James O. Coplien, TweetAgile Consultant
Biography: James O. Coplien
Jim Coplien has been a software professional for more than thirty years and is currently Software Architecture and Agile Constultant at Gertrud&Cope in Denmark. He is author of pioneering software design books including /Advanced C++/, /Multiparadigm Design/, and /Organizational Patterns of Agile Software Development/.
His work established the foundations of modern C++ software design and the patterns that underlie effective software development organizations. His work on Organization Patterns, together with Neil Harrison, has been acknowledged by the founders of both XP and Scrum as a major inspiration behind those approaches to software development. He is a founding member and Member Emeritus of the Hillside Group, that group that launched the software pattern discipline. When he grows up, he wants to be an anthropologist.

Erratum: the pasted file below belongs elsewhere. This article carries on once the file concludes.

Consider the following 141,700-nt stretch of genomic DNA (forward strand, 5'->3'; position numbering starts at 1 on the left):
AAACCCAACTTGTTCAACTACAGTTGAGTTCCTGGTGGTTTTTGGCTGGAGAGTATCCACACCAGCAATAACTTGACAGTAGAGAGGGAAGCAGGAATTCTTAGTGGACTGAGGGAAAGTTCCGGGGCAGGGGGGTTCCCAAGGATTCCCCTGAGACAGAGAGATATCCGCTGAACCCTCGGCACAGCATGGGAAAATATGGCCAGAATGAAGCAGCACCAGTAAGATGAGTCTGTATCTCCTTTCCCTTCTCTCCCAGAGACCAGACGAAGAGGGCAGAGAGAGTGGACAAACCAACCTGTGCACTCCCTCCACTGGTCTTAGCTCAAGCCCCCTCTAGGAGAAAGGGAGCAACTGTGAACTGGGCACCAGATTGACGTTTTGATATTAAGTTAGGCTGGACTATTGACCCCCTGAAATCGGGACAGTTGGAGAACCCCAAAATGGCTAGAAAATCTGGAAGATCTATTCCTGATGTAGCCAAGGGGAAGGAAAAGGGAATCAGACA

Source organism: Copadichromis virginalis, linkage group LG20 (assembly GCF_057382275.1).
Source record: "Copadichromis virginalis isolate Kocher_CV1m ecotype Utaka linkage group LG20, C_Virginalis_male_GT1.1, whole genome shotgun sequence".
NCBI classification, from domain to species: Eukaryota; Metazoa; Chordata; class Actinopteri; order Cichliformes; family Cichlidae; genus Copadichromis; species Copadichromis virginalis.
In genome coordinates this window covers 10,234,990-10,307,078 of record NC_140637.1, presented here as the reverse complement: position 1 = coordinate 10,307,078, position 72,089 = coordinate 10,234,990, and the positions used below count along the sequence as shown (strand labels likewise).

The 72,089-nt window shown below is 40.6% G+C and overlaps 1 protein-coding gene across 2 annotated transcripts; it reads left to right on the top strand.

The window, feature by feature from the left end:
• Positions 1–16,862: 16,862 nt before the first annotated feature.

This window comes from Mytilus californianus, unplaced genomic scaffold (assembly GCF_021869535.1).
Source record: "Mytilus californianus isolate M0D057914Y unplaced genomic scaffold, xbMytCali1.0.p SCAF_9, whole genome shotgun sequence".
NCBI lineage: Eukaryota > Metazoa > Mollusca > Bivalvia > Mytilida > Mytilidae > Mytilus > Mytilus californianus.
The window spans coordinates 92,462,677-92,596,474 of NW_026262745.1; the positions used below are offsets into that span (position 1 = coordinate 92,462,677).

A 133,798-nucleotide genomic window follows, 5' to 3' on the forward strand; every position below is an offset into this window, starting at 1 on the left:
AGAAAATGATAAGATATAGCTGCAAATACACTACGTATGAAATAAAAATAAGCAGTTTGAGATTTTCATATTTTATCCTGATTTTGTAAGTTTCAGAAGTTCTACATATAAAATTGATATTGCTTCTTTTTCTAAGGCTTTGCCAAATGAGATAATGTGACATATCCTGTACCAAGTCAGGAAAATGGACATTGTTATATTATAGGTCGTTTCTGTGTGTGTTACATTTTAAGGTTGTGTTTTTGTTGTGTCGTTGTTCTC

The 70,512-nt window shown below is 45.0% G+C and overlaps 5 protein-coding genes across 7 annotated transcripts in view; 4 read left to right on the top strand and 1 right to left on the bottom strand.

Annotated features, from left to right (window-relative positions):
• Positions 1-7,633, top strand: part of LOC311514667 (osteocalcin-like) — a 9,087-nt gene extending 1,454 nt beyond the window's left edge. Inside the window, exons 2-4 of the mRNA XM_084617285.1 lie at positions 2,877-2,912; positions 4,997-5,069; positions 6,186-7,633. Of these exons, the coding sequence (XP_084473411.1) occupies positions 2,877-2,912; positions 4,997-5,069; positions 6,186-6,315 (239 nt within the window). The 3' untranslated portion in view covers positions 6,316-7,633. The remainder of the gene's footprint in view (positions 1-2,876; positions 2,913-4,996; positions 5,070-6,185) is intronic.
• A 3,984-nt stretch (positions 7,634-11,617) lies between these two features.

Presentation: Tweet"Unit Testing Considered Not Helpful and Maybe Harmful"
There is strong empirical evidence showing that TDD, as originally defined doesn't work: It can't replace up-front architecture. Even die-hards such as Robert Martin agree. But revisionist history has redefined TDD to mean what we used to call unit testing in the old days. In the mean time, the smart people have moved on to BDD, which is what we used to call testing in the old days.
In the mean time there are many folks who are doing just plain old unit test (POUT). I offer simple models and theories that seriously question whether unit testing is cost-effective relative to BDD — independent of the use of tests for emergent architecture, which has already been empirically discredited. Even without empirical substantiation these models and theories appear to be compelling. I'll explore these models with the audience, challenge unit testing's value, and post a challenge for renewed empirical research to evaluate the value of this software engineering relic.
Warning: The speaker may mean only half of what he says. The other half is offered to provoke that rare activity called thinking.